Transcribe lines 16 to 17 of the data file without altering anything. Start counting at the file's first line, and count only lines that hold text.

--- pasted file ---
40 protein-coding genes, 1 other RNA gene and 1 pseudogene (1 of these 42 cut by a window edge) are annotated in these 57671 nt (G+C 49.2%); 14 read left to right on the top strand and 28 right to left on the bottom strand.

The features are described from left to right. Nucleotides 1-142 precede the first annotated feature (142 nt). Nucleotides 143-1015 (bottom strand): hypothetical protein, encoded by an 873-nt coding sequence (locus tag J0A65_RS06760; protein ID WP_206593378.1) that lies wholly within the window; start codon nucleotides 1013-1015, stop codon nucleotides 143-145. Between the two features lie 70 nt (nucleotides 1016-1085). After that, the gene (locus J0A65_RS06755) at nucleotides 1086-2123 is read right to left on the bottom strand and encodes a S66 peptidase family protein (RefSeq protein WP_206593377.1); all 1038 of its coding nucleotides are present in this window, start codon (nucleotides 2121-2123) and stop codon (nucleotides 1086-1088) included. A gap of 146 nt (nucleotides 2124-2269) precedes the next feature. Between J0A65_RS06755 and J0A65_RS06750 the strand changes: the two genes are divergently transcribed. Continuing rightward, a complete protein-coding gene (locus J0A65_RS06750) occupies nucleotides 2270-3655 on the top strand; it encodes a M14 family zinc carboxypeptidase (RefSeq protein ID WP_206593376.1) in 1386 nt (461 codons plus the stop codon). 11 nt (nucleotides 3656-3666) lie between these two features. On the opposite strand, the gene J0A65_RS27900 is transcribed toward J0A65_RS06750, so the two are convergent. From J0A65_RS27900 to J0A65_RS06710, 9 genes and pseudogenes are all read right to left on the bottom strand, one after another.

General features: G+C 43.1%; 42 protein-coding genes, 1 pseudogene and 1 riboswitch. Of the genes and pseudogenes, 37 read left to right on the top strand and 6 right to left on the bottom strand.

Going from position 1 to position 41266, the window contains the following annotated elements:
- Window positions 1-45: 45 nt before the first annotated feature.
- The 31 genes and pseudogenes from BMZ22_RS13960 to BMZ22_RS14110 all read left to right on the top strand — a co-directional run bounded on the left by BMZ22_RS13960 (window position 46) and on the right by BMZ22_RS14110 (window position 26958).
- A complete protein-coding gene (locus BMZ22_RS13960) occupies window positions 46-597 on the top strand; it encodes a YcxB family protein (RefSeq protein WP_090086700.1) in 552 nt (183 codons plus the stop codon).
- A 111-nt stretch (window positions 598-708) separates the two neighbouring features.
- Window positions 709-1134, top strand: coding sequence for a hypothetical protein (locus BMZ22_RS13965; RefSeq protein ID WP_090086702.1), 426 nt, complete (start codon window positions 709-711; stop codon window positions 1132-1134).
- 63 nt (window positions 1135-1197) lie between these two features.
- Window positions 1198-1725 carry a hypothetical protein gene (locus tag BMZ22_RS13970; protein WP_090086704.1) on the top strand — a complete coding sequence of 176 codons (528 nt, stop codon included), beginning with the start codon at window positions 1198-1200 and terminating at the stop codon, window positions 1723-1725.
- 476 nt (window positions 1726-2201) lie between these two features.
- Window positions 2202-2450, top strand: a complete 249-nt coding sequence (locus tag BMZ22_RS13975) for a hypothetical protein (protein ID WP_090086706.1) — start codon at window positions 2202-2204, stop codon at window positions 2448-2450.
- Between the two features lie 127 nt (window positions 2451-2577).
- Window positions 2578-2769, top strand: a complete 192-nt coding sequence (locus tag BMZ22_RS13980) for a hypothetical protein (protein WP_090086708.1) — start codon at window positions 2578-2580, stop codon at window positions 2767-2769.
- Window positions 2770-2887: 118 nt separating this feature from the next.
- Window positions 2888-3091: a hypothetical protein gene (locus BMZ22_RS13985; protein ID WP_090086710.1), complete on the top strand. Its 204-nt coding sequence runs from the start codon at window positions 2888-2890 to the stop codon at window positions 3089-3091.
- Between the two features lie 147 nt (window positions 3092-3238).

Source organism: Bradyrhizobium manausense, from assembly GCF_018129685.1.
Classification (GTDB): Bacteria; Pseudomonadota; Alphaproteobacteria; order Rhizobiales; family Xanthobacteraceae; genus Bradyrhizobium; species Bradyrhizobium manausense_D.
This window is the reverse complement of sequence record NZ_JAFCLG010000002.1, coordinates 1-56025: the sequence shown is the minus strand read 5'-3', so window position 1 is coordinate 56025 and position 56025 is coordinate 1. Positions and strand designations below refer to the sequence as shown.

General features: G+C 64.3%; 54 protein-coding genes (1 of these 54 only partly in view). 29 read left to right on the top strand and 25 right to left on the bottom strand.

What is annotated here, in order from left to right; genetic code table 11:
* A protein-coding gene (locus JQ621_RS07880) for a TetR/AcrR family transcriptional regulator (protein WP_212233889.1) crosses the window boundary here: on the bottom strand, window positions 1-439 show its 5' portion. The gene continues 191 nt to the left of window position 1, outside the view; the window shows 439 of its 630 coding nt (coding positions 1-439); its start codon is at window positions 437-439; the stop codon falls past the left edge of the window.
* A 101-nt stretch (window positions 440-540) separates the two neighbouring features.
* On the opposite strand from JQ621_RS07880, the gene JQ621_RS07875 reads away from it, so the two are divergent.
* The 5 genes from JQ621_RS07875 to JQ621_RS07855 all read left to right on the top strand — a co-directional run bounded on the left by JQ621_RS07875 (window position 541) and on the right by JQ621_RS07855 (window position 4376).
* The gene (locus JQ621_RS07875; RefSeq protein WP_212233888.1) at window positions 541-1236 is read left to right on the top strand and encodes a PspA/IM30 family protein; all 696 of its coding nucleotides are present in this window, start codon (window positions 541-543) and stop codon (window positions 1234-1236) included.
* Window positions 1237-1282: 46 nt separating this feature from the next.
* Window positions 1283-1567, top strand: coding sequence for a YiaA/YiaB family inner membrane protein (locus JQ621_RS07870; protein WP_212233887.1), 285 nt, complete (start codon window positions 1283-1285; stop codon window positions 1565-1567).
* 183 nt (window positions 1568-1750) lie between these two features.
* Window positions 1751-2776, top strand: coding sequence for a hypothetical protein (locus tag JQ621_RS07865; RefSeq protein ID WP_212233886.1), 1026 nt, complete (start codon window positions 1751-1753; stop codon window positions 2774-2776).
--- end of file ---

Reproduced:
- Window positions 2770-2887: 118 nt separating this feature from the next.
- Window positions 2888-3091: a hypothetical protein gene (locus BMZ22_RS13985; protein ID WP_090086710.1), complete on the top strand. Its 204-nt coding sequence runs from the start codon at window positions 2888-2890 to the stop codon at window positions 3089-3091.